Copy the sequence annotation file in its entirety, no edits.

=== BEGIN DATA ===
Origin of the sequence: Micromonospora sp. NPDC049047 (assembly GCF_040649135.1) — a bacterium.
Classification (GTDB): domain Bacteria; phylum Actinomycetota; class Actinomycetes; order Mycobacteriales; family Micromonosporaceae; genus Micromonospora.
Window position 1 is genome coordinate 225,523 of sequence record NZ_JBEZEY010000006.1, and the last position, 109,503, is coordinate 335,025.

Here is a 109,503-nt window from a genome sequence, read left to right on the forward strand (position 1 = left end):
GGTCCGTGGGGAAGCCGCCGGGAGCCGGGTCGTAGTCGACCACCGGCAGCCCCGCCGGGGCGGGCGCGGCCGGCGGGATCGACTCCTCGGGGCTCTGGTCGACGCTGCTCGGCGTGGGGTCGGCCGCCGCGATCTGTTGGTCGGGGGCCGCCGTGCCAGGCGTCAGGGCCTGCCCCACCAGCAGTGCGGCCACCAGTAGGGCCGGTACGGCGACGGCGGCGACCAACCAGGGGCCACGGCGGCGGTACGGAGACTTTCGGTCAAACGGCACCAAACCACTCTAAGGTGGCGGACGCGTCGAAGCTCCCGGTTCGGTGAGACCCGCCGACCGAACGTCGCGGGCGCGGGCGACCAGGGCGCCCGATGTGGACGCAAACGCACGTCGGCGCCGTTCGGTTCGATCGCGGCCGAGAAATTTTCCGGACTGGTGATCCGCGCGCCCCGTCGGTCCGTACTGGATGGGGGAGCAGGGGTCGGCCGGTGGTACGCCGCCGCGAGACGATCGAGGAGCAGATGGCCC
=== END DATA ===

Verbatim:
Origin of the sequence: Micromonospora sp. NPDC049047 (assembly GCF_040649135.1) — a bacterium.
Classification (GTDB): domain Bacteria; phylum Actinomycetota; class Actinomycetes; order Mycobacteriales; family Micromonosporaceae; genus Micromonospora.
Window position 1 is genome coordinate 225,523 of sequence record NZ_JBEZEY010000006.1, and the last position, 109,503, is coordinate 335,025.

Here is a 109,503-nt window from a genome sequence, read left to right on the forward strand (position 1 = left end):
GGTCCGTGGGGAAGCCGCCGGGAGCCGGGTCGTAGTCGACCACCGGCAGCCCCGCCGGGGCGGGCGCGGCCGGCGGGATCGACTCCTCGGGGCTCTGGTCGACGCTGCTCGGCGTGGGGTCGGCCGCCGCGATCTGTTGGTCGGGGGCCGCCGTGCCAGGCGTCAGGGCCTGCCCCACCAGCAGTGCGGCCACCAGTAGGGCCGGTACGGCGACGGCGGCGACCAACCAGGGGCCACGGCGGCGGTACGGAGACTTTCGGTCAAACGGCACCAAACCACTCTAAGGTGGCGGACGCGTCGAAGCTCCCGGTTCGGTGAGACCCGCCGACCGAACGTCGCGGGCGCGGGCGACCAGGGCGCCCGATGTGGACGCAAACGCACGTCGGCGCCGTTCGGTTCGATCGCGGCCGAGAAATTTTCCGGACTGGTGATCCGCGCGCCCCGTCGGTCCGTACTGGATGGGGGAGCAGGGGTCGGCCGGTGGTACGCCGCCGCGAGACGATCGAGGAGCAGATGGCCC